3. Save energy, save the planet. Fog computing allows us to share resources closer to the edge of the system, in a horizontal rather than a vertical fashion. By sharing resources in this way, less power is required to power our devices as there is less searching by the devices for connectivity.

So, if attorneys can get their head around the fog computing concept, they can start addressing the aspects of it that will affect the issues that we face every day.

 

Issues that fog computing will impact

Some of the obvious issues include data security. Where is the data being sent? How and where will this data be housed?

And then there are issues of liability. Who would be responsible in case of a hack? Who is liable for damages? What about devices that are patched together – which could be as tiny as a smart toothbrush, or as big as a driverless delivery truck. In light of the data question, who is liable if there is a failure at some point along the way?

As for privacy, how can we develop confidentiality agreements when the service itself is surveillance? What will our expectations of privacy be going forward?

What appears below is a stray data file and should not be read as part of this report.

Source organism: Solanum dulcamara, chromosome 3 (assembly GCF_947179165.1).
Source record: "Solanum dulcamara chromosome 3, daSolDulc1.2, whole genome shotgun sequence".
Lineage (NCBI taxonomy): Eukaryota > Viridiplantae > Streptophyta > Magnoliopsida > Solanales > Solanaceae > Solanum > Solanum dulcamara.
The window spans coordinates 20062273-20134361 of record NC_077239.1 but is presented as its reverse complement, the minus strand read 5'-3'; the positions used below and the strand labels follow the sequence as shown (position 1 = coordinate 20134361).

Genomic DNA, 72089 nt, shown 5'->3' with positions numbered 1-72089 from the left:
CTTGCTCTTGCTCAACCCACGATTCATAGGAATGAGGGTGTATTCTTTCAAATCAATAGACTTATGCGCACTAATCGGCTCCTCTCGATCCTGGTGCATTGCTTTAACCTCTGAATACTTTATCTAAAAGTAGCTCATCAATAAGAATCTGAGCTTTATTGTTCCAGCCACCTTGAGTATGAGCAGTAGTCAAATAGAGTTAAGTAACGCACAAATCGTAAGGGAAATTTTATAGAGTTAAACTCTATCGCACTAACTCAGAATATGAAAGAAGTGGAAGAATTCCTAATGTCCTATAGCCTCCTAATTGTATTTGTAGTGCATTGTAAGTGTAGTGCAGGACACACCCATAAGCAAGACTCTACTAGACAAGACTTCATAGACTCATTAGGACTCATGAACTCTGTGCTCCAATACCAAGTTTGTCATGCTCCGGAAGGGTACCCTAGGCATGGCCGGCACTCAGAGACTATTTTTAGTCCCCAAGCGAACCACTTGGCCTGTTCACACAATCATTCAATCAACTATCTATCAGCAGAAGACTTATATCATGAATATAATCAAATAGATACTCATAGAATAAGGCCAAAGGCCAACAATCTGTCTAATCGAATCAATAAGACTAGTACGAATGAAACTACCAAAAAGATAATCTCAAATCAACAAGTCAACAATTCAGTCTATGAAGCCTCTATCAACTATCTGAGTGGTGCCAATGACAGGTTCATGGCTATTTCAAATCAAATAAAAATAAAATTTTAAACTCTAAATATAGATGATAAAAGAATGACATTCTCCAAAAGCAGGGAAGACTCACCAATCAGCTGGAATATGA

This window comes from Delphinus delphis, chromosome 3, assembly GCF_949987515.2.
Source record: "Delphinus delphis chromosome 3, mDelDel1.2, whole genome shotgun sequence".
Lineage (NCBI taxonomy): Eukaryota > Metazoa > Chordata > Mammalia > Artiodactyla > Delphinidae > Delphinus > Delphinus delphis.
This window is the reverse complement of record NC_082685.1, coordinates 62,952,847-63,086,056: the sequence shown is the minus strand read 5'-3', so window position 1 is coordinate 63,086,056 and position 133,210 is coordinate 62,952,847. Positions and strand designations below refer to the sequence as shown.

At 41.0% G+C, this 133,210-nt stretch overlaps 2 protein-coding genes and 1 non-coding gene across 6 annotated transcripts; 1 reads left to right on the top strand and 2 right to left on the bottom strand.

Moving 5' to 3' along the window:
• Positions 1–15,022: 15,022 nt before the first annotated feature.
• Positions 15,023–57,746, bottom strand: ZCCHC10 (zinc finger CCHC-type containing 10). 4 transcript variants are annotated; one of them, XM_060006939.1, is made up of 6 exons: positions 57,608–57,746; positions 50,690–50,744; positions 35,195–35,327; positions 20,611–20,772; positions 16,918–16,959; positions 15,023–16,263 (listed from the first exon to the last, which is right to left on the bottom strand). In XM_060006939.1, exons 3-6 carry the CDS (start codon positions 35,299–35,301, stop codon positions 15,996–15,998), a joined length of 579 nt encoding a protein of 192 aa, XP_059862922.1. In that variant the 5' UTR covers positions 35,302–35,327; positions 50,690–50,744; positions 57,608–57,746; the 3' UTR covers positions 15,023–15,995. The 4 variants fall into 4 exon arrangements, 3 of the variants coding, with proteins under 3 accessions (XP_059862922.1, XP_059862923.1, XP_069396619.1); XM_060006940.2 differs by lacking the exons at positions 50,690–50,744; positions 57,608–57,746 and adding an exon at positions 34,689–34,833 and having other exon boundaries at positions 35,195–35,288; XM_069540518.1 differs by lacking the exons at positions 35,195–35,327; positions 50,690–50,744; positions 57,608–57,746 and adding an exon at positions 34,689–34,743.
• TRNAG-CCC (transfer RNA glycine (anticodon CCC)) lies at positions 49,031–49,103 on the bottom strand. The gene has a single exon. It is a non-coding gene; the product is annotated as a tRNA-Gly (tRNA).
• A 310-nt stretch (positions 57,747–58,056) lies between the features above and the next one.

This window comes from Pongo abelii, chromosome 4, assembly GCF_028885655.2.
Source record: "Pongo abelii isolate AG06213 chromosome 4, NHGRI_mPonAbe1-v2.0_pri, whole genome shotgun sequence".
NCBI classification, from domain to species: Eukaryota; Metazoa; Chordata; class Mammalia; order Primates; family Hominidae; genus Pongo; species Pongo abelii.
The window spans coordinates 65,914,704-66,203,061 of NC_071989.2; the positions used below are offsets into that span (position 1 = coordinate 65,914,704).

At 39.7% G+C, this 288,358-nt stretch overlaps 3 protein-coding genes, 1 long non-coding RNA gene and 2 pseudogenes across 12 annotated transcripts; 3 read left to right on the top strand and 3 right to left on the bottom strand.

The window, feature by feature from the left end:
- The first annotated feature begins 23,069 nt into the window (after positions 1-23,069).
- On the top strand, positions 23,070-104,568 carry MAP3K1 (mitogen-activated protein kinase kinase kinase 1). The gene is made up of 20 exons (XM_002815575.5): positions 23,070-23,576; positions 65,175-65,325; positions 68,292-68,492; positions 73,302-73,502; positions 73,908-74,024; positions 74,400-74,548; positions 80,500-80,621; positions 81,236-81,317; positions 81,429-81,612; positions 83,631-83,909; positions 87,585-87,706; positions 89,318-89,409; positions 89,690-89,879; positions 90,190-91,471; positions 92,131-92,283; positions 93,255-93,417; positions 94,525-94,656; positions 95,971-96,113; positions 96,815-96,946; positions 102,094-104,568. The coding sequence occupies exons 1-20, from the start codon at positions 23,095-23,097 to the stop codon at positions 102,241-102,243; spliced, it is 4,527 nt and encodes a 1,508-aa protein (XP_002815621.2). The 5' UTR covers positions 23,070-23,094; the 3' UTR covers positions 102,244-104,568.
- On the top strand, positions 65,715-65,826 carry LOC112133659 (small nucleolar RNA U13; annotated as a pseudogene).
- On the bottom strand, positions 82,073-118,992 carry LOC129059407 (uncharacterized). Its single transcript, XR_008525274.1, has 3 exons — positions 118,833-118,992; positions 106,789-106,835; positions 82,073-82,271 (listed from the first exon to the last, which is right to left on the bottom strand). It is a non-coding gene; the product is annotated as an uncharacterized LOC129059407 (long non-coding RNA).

In the matter of contracts, they will need to be fleshed out with consideration to all players in this system, realizing that the entities that are developing these partnerships are not the same as they have been in the past.

Intellectual property law will be affected too. Consider what may happen if a party learns new things from a data set, and goes on to patent those findings? Does the party in question really own this property?

Last but not least, there is evidence. If it exists, an attorney will attempt to subpoena, and this won’t be restricted to criminal matters. Think about the ramifications that would ensue if a lawyer were to subpoena “any and all” data from a fully connected system of devices.

This article hopefully gives you lawyers a blue-sky understanding of the next generation of technology and data. Fog computing is what it’s all about, and hopefully, this will help you better prepare to deal with the low-lying data that lies ahead.